The proposed national infrastructure plan may give more hope to Americans who have been denied access to affordable housing due to limited supply.
In April, President Biden announced that a massive injection of federal aid is needed to help reverse a decades-long trend of shrinking affordable housing stock. The administration’s plan to spend $213 billion to fix various affordable housing issues is part of its proposed $2.3 trillion infrastructure and jobs package.
A key component of the infrastructure bill would permit cities to offer smaller residential lots and allow apartments– with less than six units – to be built next to a traditional single-family home.
The plan would also award tax credits and grants to local municipalities to change current zoning laws in order to benefit affordable housing developments. It’s designed to provide financial incentives that encourage local government officials to abolish or modify zoning laws that the Biden administration and others claim to have significantly contributed to economic and racial disparity in housing over the years. Repairing and upgrading public housing and providing funding for clean energy initiatives for underserved communities are also included in the plan.
Critics, however, view the infrastructure plan as too expensive to fund or too ambitious to properly execute. And the bill will undoubtedly undergo fierce scrutiny when the administration sends it to Congress, which is slated to occur later this year.
While opponents of the plan say it has too many drawbacks to win congressional approval, statistics clearly show that something must be done to make housing more affordable. According to one published report, one in four renters, or 11.2 million households, was severely burdened by rents that took up more than half of their incomes. A National Low Income Housing Coalition study also found that only 26 affordable and available rental homes exist for every 100 extremely low-income renter households.
In the meantime, the Department of Housing and Urban Development (HUD) continues to work hard in helping ease the housing crunch by insuring loans for developments to house those low-income renters.
In recent years, HUD-insured lending activity for affordable housing has flourished due to increased investment in the growing multifamily property market, an asset class that has outperformed other property segments throughout the pandemic.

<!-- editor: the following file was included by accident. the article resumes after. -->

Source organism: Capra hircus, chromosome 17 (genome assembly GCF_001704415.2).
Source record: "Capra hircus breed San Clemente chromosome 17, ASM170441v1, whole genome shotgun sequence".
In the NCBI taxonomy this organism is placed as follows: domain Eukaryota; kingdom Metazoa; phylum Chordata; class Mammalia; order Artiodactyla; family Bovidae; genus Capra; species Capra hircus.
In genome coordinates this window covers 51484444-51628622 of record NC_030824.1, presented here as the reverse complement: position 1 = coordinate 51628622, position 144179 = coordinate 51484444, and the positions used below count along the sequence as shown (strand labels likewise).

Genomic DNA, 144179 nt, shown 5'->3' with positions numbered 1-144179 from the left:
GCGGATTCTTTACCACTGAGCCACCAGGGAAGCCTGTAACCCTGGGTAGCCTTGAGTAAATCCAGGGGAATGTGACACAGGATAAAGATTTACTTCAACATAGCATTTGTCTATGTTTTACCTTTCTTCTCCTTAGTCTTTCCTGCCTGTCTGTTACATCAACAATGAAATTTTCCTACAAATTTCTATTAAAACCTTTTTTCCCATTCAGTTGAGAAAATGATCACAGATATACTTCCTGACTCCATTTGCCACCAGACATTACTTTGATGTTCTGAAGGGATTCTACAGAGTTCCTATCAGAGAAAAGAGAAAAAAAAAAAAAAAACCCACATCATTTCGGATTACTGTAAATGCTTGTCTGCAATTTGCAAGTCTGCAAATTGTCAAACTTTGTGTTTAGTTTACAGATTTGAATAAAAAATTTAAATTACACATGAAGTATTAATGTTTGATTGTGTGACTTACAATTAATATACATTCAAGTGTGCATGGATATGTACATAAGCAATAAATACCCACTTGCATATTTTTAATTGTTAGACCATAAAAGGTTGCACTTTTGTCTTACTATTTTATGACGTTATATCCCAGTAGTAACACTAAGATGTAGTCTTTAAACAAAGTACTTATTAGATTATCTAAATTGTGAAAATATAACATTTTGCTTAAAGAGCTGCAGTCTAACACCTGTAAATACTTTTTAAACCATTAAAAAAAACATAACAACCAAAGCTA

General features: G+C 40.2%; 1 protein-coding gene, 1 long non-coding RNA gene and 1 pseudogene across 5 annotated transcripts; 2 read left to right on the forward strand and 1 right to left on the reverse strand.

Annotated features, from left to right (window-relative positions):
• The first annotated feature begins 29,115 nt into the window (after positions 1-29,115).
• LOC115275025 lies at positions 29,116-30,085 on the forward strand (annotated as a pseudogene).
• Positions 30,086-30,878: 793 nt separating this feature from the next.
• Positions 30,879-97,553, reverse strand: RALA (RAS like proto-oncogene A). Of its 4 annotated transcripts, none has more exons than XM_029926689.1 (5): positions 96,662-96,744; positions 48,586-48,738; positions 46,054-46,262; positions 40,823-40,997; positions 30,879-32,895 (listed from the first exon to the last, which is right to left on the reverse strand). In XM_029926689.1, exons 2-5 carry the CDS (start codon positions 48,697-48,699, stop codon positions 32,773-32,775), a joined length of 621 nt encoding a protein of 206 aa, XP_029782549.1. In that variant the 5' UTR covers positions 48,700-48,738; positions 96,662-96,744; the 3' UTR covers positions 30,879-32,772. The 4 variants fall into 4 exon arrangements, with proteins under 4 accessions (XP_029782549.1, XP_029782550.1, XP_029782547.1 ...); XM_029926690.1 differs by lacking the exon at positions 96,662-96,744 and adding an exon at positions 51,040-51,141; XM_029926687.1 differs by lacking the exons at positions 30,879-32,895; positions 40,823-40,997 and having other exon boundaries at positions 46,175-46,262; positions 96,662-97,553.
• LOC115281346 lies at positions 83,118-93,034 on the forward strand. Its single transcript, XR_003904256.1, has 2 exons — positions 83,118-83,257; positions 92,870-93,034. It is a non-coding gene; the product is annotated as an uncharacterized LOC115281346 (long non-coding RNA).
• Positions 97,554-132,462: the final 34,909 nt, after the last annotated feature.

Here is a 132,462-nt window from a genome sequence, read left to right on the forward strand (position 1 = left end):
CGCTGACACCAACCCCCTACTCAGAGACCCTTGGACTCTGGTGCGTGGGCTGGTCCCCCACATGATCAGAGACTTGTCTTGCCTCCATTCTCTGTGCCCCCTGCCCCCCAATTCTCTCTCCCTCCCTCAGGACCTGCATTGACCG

Demand for HUD-insured loans also has been driven by the elimination last year of a rule requiring properties to be at least three years old before being eligible under the department’s program (applicable to both affordable and market rate product). In addition, HUD-insured lending has expanded due to more financial institutions offering these types of loans.
The availability of HUD loans for affordable housing came at a time when other funding sources had all but dried up in the midst of the pandemic. This further reinforced HUD’s reputation of being a counter-cyclical lending source by insuring these types of loans when they aren’t available from other lenders during periods of economic distress.
BBG is well-positioned to fully support HUD lenders in their move to bring more affordable housing to market. BBG has a well-established, and growing, HUD valuation and market analysis practice that has been serving the market for over 20 years Recently, BBG expanded its capabilities in this area with its acquisition of York, ME-based Mach-8, an environmental and engineering assessment firm specializing in HUD-insured MAP and LEAN assessment projects.
The Mach-8 acquisition makes BBG the only independent assessment and valuation firm providing expertise in bundled assessment and valuation services for HUD-insured projects. BBG Senior Managing Director Blaine Bauman, Mach-8’s founder and president, will lead the firm’s new HUD Assessment practice group.
Adding this new service line to the firm’s bundled services will offer significant opportunities for BBG’s clients seeking to launch or expand their HUD-insured lending business.